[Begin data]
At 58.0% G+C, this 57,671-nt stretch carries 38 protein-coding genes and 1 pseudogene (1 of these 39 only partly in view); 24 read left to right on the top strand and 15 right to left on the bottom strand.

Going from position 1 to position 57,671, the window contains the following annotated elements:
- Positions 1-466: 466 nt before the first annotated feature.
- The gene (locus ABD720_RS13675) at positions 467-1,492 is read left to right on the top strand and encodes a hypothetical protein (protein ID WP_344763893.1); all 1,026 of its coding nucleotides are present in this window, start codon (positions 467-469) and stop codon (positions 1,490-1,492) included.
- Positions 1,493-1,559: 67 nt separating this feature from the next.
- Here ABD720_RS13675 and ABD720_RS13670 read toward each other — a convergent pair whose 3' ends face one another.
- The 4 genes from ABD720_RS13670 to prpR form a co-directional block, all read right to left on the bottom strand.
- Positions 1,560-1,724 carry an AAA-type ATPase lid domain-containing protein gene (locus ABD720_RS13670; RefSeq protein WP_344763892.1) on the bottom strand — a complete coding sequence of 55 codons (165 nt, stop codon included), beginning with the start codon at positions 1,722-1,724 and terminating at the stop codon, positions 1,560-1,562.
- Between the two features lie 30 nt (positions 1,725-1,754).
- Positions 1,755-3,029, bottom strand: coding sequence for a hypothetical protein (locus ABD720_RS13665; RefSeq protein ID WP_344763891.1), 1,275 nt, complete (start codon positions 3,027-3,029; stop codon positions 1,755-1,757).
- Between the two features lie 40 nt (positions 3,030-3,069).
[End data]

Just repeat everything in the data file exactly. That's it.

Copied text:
At 58.0% G+C, this 57,671-nt stretch carries 38 protein-coding genes and 1 pseudogene (1 of these 39 only partly in view); 24 read left to right on the top strand and 15 right to left on the bottom strand.

Going from position 1 to position 57,671, the window contains the following annotated elements:
- Positions 1-466: 466 nt before the first annotated feature.
- The gene (locus ABD720_RS13675) at positions 467-1,492 is read left to right on the top strand and encodes a hypothetical protein (protein ID WP_344763893.1); all 1,026 of its coding nucleotides are present in this window, start codon (positions 467-469) and stop codon (positions 1,490-1,492) included.
- Positions 1,493-1,559: 67 nt separating this feature from the next.
- Here ABD720_RS13675 and ABD720_RS13670 read toward each other — a convergent pair whose 3' ends face one another.
- The 4 genes from ABD720_RS13670 to prpR form a co-directional block, all read right to left on the bottom strand.
- Positions 1,560-1,724 carry an AAA-type ATPase lid domain-containing protein gene (locus ABD720_RS13670; RefSeq protein WP_344763892.1) on the bottom strand — a complete coding sequence of 55 codons (165 nt, stop codon included), beginning with the start codon at positions 1,722-1,724 and terminating at the stop codon, positions 1,560-1,562.
- Between the two features lie 30 nt (positions 1,725-1,754).
- Positions 1,755-3,029, bottom strand: coding sequence for a hypothetical protein (locus ABD720_RS13665; RefSeq protein ID WP_344763891.1), 1,275 nt, complete (start codon positions 3,027-3,029; stop codon positions 1,755-1,757).
- Between the two features lie 40 nt (positions 3,030-3,069).